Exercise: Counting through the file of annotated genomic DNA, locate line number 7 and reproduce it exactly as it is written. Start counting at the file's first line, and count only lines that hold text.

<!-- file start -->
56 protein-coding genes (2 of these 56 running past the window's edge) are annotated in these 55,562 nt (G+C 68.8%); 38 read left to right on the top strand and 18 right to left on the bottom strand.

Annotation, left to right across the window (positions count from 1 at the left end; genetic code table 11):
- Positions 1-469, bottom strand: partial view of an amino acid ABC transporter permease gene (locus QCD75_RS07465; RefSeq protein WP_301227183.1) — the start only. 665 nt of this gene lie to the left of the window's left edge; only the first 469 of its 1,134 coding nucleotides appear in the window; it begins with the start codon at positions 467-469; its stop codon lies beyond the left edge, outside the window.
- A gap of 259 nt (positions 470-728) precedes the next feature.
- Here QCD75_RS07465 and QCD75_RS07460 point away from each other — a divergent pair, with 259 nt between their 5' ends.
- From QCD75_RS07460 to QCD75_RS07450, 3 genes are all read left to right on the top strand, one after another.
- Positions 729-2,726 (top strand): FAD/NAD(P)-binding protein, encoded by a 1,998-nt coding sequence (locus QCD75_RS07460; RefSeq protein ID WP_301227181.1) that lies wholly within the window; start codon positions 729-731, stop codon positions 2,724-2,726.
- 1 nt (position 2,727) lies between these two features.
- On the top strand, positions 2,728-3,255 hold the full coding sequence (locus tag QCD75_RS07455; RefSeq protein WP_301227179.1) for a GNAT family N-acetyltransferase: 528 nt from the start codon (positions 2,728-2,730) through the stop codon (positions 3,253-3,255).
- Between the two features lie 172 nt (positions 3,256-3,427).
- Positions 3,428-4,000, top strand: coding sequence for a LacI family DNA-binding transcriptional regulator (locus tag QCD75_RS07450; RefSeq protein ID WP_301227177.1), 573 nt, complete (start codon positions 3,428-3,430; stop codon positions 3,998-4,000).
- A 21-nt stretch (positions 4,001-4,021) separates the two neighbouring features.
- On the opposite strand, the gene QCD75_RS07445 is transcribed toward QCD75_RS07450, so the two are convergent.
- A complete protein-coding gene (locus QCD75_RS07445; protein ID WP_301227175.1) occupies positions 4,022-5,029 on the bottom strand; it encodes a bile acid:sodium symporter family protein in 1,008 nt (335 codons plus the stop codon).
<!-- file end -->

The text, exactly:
- Positions 729-2,726 (top strand): FAD/NAD(P)-binding protein, encoded by a 1,998-nt coding sequence (locus QCD75_RS07460; RefSeq protein ID WP_301227181.1) that lies wholly within the window; start codon positions 729-731, stop codon positions 2,724-2,726.